Date posted: August 9, 2012
Affordable prices make Tamarac an attractive city for home buyers. While low prices are important, our city needs to sell buyers on the beauty of our city, not that it’s the cheapest place to live.
Coral Springs is a very desirable place to live, not only are there a wide range of pricing options, but buyers want to live in a community that looks desirable.
Coral Springs City Commissioner Vince Boccard knows this and says that he wants to see the city reinvest in itself:
“The real estate market is going to change, when it does, we need to be ready by having the curb appeal.”
Coral Springs already has a Neighborhood and Environmental Committee which addresses issues and promote projects that will favorably impact development, preservation and environmental enhancement in the city.
Also, because aesthetics are a key issue with the Coral Springs city officials, they have implemented a new program called “Code Rangers.”
The Code Rangers are volunteers that help code enforcement officers by informing residents about violations affecting the aesthetics of their home and property.
According to the article in the Sun-Sentinel, thirteen residents have already signed up to be a part of the program, and their code department staff hope they will soon have at least 25 people lending them a hand.
The City of Tamarac does not have either a Neighborhood Committee or Code Ranger program. Residents state that the codes we have in place are routinely ignored and not enforced by those hired to do so.
Many neighborhoods are in poor shape due to a lack of codes or code enforcement. For example, The City of Tamarac allows overnight parking on the streets even though the city ordinance states that it is illegal to park on the street after 2 a.m. There are many neighborhoods that have 3-5 cars in front of the homes. BSO and city officials admittedly look the other way because many residents have inadequate parking for these small homes.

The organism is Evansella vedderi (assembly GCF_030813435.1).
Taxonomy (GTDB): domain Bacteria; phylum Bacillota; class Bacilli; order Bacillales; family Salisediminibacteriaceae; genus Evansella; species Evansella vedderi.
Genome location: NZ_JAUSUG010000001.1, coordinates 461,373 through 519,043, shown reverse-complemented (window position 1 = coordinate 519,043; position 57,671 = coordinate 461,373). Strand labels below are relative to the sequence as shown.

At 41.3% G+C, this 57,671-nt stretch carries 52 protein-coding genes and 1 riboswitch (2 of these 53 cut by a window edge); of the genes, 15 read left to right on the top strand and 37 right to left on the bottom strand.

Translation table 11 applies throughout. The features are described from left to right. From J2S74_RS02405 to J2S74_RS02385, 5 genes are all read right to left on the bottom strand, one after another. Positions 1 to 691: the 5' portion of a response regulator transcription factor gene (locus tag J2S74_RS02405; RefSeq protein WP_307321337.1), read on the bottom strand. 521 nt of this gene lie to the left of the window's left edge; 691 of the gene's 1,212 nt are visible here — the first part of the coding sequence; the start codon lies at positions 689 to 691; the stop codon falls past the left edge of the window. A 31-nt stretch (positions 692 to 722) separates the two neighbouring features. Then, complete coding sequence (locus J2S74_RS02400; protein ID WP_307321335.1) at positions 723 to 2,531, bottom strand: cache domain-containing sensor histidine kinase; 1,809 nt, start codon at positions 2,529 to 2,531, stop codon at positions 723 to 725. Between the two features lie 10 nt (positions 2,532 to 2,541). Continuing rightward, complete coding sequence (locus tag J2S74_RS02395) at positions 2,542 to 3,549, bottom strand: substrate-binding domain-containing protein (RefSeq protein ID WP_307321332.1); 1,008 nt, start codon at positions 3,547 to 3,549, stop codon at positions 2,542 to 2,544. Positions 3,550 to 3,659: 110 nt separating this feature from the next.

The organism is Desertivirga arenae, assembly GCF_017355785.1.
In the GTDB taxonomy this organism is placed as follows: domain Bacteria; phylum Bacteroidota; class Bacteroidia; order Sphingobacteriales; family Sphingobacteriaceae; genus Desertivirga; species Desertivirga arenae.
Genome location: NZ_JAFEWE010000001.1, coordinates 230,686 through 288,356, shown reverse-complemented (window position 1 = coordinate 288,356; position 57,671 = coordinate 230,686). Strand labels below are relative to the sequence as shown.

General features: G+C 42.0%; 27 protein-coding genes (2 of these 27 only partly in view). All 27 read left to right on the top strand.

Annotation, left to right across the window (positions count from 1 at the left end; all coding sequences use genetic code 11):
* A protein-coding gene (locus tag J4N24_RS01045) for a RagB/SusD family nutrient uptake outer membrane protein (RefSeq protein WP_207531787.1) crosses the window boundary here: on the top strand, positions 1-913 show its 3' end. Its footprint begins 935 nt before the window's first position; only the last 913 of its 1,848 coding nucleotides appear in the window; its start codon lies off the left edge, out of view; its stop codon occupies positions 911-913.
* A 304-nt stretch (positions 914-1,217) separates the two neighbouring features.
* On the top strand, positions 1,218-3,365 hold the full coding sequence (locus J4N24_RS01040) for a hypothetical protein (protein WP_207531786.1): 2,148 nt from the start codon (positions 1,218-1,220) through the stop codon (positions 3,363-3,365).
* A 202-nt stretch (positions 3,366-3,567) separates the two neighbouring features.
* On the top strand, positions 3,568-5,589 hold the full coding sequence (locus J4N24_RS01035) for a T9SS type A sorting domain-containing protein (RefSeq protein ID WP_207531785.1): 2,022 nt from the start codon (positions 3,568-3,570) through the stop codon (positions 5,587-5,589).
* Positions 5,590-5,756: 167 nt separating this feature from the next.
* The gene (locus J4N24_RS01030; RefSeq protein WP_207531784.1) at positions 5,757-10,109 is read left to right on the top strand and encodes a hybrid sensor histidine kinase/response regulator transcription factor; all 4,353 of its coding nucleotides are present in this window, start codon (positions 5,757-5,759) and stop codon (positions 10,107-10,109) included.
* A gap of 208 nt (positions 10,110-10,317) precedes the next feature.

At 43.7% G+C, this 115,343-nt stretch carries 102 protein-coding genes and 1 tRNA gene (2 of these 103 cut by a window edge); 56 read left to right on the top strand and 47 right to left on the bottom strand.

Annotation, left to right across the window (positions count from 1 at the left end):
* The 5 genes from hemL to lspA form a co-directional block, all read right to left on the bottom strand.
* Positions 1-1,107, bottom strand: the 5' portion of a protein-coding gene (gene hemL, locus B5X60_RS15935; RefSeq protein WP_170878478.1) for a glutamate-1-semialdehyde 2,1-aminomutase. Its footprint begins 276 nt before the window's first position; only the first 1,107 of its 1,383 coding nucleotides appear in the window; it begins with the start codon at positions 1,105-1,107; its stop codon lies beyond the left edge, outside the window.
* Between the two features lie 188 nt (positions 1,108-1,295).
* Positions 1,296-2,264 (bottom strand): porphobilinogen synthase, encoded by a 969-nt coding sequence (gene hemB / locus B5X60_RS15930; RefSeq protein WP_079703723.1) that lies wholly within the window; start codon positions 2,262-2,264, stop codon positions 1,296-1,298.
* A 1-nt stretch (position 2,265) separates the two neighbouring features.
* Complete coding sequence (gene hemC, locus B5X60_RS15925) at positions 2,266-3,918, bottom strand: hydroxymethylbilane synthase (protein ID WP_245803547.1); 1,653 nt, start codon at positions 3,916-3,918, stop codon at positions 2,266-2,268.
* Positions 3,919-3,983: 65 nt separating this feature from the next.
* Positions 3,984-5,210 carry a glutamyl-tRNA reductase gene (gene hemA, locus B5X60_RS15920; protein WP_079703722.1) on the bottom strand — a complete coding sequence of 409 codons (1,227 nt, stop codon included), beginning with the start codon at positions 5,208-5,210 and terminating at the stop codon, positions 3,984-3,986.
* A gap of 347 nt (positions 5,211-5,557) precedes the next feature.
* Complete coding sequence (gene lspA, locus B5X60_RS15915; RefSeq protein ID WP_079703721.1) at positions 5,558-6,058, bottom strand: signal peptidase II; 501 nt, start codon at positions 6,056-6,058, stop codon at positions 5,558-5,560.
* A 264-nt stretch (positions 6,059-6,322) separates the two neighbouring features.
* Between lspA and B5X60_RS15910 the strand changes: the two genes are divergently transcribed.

Just last night in the Mainlands Section 6, I saw three cars parked across a lawn with the fronts of the vehicles facing the home. The driveway was empty. It looked liked a ghetto house,” – Chris, a Mainlands resident.
Chris suggests that one of the things the city should do is urge residents to widen their driveways to accommodate all of their vehicles. “The permit procedure is long and expensive, to say nothing of the actual widening. However, In these tough economic times, the city and BSO are being lenient. This leniency doesn’t give homeowners any incentive to widen their driveway.”
According to Mainlands 8 President Patti Lynn, the problem is twofold.
She said she would rather see residents in her community park overnight in the street, a violation of city ordinance, than on the grass.
“Parking on the grass breaks sprinkler pipes, creates ruts and dead spots on the lawn. It makes the community look a lot worse than exposed air conditioning units or garbage cans that are left outside.”
Lynn said that a drive through any of the Mainlands communities show how hazardous the streets are to maneuver. The extremely narrow streets make backing out of driveways very difficult for the residents.
She is also concerned about the legal liability that the city and BSO have by not citing those in the streets overnight. “No one, at any time is allowed to park in a street. It is a roadway, and parked cars are impeding traffic. Those lawn trucks, tree trimmers, and painters are violating the law when they park in the street.”
In Westwood 24, BSO routinely ignores the various city police cars that line the streets at night. Residents believe these owners seem to be above the law and are afraid of repercussions by making a complaint.
“This is just one example of the devaluation of the properties of residents who do follow the rules. You don’t buy a home with parking for two cars when you have five,” said Chris.
He believes residents and city officials are using the economy as a reason not to enforce codes or to raise the standards. “It’s nothing but an unjustifiable excuse and it has nothing to do with economics.”
“It’s times like these that we should be raising our standards.”